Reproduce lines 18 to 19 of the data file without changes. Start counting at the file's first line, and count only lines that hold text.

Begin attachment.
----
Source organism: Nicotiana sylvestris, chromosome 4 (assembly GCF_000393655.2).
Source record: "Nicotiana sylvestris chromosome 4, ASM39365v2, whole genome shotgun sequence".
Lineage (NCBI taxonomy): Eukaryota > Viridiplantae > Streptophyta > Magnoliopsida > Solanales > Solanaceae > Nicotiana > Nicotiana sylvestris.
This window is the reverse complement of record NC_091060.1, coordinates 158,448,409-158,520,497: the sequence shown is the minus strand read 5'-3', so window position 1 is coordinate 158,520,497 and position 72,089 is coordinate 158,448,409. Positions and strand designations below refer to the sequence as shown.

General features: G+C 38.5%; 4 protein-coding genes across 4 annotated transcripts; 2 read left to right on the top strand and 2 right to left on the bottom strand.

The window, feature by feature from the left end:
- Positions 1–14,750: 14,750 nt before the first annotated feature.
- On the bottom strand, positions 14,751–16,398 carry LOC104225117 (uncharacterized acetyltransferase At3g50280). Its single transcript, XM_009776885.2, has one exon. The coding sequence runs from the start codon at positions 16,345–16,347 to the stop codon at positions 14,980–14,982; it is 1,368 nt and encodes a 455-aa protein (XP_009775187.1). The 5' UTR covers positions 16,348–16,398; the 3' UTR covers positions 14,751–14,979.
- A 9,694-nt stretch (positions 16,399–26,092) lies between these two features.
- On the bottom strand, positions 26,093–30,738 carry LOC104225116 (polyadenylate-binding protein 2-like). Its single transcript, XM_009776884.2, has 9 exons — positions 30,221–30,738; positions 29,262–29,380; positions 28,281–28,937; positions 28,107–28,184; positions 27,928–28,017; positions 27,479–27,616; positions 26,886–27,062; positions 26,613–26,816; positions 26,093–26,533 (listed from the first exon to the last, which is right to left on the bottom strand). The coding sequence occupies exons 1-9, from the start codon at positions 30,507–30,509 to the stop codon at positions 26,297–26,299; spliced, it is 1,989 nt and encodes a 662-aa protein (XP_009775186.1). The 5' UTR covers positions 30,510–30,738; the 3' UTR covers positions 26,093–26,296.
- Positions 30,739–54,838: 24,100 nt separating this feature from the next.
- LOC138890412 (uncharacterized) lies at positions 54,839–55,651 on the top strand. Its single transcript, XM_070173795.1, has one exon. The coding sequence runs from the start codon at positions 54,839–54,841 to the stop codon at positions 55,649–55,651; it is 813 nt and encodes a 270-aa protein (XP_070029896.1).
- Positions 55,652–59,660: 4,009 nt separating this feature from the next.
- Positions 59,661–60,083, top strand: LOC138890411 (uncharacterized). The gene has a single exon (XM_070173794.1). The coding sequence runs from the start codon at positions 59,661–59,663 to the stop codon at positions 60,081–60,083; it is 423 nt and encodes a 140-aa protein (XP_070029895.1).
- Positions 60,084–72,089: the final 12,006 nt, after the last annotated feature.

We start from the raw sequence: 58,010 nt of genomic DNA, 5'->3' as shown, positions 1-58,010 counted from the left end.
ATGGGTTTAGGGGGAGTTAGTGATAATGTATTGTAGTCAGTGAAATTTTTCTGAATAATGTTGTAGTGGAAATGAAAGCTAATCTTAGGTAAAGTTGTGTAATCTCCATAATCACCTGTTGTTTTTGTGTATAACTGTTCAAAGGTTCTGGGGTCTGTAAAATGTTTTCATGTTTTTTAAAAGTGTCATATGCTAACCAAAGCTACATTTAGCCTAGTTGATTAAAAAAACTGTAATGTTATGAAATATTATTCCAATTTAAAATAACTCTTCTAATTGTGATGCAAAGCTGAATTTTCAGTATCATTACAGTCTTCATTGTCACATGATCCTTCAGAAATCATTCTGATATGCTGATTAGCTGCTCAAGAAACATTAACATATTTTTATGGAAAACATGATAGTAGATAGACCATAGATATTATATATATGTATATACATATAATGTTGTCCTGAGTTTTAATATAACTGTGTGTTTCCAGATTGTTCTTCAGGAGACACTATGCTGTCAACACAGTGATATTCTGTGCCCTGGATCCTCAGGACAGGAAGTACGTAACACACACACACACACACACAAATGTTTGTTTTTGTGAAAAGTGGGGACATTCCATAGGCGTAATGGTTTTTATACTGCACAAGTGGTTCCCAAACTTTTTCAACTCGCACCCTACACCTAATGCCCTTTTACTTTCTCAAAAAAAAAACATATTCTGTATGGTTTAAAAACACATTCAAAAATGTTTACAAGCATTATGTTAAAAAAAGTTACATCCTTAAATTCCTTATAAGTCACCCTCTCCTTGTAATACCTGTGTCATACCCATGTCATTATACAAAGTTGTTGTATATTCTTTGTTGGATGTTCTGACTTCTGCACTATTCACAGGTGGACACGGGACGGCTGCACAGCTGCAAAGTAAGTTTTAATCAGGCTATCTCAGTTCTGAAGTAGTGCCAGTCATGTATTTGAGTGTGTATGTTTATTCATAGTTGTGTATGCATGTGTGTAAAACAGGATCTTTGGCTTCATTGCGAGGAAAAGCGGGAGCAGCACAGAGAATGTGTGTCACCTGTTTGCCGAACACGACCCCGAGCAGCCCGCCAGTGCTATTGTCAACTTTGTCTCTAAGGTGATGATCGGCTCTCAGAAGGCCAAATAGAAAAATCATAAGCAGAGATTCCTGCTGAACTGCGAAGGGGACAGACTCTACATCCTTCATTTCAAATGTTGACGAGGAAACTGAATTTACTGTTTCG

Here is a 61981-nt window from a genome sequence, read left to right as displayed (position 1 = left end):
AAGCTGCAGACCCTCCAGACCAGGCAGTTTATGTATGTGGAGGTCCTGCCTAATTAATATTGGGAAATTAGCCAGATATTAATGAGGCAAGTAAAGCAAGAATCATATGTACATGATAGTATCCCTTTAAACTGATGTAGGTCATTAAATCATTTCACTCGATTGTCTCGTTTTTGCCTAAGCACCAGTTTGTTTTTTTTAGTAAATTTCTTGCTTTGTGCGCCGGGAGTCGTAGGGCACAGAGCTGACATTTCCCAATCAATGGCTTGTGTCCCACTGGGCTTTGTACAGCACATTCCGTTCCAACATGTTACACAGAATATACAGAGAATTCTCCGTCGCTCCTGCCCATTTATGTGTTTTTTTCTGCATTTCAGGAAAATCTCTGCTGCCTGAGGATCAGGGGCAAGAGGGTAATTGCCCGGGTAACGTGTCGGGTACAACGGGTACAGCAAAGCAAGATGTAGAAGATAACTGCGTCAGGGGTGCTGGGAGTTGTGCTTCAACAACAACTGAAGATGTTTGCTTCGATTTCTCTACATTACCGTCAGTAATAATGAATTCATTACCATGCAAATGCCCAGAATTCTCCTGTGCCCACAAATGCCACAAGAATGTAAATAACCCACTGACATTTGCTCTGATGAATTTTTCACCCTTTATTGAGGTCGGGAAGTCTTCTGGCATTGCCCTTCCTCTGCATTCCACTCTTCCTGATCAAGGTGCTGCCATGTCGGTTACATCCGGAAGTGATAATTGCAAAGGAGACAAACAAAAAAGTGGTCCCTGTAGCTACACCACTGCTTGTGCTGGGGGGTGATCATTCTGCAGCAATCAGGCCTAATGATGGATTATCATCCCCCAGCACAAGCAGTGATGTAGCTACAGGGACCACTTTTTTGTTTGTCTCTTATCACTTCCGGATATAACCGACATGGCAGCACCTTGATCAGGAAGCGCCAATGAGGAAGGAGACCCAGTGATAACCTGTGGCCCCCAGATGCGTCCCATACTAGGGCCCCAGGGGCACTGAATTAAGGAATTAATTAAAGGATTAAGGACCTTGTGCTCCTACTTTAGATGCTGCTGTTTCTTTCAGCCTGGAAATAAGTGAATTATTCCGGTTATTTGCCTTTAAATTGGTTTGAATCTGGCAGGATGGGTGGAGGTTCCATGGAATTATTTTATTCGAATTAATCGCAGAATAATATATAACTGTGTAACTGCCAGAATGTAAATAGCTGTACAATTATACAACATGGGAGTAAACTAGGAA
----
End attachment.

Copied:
Here is a 61981-nt window from a genome sequence, read left to right as displayed (position 1 = left end):
AAGCTGCAGACCCTCCAGACCAGGCAGTTTATGTATGTGGAGGTCCTGCCTAATTAATATTGGGAAATTAGCCAGATATTAATGAGGCAAGTAAAGCAAGAATCATATGTACATGATAGTATCCCTTTAAACTGATGTAGGTCATTAAATCATTTCACTCGATTGTCTCGTTTTTGCCTAAGCACCAGTTTGTTTTTTTTAGTAAATTTCTTGCTTTGTGCGCCGGGAGTCGTAGGGCACAGAGCTGACATTTCCCAATCAATGGCTTGTGTCCCACTGGGCTTTGTACAGCACATTCCGTTCCAACATGTTACACAGAATATACAGAGAATTCTCCGTCGCTCCTGCCCATTTATGTGTTTTTTTCTGCATTTCAGGAAAATCTCTGCTGCCTGAGGATCAGGGGCAAGAGGGTAATTGCCCGGGTAACGTGTCGGGTACAACGGGTACAGCAAAGCAAGATGTAGAAGATAACTGCGTCAGGGGTGCTGGGAGTTGTGCTTCAACAACAACTGAAGATGTTTGCTTCGATTTCTCTACATTACCGTCAGTAATAATGAATTCATTACCATGCAAATGCCCAGAATTCTCCTGTGCCCACAAATGCCACAAGAATGTAAATAACCCACTGACATTTGCTCTGATGAATTTTTCACCCTTTATTGAGGTCGGGAAGTCTTCTGGCATTGCCCTTCCTCTGCATTCCACTCTTCCTGATCAAGGTGCTGCCATGTCGGTTACATCCGGAAGTGATAATTGCAAAGGAGACAAACAAAAAAGTGGTCCCTGTAGCTACACCACTGCTTGTGCTGGGGGGTGATCATTCTGCAGCAATCAGGCCTAATGATGGATTATCATCCCCCAGCACAAGCAGTGATGTAGCTACAGGGACCACTTTTTTGTTTGTCTCTTATCACTTCCGGATATAACCGACATGGCAGCACCTTGATCAGGAAGCGCCAATGAGGAAGGAGACCCAGTGATAACCTGTGGCCCCCAGATGCGTCCCATACTAGGGCCCCAGGGGCACTGAATTAAGGAATTAATTAAAGGATTAAGGACCTTGTGCTCCTACTTTAGATGCTGCTGTTTCTTTCAGCCTGGAAATAAGTGAATTATTCCGGTTATTTGCCTTTAAATTGGTTTGAATCTGGCAGGATGGGTGGAGGTTCCATGGAATTATTTTATTCGAATTAATCGCAGAATAATATATAACTGTGTAACTGCCAGAATGTAAATAGCTGTACAATTATACAACATGGGAGTAAACTAGGAA